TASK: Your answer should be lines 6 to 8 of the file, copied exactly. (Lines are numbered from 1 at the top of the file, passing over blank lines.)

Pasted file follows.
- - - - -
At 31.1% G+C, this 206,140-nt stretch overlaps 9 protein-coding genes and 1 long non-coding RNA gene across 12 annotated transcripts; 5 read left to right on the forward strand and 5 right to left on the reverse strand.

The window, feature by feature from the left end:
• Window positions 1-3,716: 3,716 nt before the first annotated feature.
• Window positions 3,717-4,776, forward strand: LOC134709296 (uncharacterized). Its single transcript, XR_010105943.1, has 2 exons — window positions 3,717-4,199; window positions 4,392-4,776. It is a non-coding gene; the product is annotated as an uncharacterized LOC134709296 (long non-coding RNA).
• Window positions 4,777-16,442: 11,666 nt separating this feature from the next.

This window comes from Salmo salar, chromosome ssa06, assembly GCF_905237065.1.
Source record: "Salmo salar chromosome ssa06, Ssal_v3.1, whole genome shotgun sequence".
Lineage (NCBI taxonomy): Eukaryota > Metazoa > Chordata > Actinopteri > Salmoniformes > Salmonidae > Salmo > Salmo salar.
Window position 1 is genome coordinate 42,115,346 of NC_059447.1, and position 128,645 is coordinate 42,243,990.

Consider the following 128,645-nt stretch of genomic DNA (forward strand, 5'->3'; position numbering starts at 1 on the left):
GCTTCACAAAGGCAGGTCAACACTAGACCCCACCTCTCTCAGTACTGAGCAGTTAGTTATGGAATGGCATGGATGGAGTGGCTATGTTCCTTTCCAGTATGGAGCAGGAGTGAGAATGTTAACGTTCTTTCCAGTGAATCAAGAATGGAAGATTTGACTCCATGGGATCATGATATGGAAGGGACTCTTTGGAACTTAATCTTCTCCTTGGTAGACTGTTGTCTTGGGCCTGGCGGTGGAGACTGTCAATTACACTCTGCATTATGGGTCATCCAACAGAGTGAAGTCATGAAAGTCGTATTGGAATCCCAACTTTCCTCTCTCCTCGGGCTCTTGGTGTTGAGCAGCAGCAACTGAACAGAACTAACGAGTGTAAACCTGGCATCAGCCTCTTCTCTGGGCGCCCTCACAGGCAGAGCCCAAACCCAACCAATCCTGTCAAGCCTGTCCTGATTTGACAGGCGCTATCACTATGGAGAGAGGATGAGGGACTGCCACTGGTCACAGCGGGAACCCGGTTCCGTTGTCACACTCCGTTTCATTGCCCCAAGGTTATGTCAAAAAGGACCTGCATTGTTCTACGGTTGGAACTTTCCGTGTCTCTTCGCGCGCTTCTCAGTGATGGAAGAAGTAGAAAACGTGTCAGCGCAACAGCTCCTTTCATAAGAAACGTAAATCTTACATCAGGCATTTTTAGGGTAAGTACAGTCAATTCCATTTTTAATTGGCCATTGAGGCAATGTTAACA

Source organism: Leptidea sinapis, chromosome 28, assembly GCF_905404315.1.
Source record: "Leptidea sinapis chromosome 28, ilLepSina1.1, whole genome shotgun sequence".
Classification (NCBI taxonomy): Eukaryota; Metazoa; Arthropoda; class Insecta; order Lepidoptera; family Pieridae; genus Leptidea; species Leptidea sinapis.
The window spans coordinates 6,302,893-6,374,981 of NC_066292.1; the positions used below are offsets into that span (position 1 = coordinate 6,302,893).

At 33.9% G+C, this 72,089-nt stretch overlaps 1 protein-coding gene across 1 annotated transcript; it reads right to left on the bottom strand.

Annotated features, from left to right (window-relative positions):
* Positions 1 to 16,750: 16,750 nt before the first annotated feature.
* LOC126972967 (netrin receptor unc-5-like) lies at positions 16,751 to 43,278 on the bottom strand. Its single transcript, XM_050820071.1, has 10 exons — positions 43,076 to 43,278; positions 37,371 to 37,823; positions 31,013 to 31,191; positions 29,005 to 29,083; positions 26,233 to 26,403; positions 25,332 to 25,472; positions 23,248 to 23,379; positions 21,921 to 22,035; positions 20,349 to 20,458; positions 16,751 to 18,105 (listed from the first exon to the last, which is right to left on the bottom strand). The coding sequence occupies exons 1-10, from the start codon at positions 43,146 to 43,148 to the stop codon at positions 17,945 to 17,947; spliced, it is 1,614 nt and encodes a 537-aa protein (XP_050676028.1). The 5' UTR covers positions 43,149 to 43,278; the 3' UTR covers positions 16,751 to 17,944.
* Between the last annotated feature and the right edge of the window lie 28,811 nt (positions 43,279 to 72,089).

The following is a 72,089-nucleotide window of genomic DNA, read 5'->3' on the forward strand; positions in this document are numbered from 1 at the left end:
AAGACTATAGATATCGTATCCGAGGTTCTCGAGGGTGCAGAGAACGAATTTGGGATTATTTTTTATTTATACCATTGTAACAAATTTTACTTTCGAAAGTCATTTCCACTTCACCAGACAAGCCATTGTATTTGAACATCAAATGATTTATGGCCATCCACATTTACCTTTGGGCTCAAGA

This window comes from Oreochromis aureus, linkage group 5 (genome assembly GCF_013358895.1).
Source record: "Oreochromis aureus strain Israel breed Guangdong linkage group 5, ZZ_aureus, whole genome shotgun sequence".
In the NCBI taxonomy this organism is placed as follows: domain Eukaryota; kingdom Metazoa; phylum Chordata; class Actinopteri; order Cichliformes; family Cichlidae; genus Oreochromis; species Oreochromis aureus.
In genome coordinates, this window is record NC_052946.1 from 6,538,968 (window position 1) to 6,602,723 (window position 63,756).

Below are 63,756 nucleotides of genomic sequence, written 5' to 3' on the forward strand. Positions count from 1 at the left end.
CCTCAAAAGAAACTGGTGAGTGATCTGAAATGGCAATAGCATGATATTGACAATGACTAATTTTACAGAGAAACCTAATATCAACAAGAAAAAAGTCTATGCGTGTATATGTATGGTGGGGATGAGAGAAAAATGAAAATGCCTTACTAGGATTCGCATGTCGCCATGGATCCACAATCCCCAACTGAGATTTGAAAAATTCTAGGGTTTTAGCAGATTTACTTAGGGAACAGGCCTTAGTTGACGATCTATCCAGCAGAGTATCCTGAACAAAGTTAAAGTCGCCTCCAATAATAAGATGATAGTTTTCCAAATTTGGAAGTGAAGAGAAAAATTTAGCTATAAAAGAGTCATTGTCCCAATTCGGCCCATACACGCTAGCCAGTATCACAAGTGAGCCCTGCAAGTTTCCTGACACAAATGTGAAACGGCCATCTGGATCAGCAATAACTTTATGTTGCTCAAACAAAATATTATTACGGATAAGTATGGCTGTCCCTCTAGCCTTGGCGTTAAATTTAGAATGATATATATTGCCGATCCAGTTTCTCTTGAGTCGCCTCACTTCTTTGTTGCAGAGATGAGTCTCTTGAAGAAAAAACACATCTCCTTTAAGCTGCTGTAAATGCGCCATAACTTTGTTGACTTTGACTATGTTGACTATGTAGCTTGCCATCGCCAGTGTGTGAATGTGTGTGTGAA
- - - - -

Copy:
This window comes from Salmo salar, chromosome ssa06, assembly GCF_905237065.1.
Source record: "Salmo salar chromosome ssa06, Ssal_v3.1, whole genome shotgun sequence".
Lineage (NCBI taxonomy): Eukaryota > Metazoa > Chordata > Actinopteri > Salmoniformes > Salmonidae > Salmo > Salmo salar.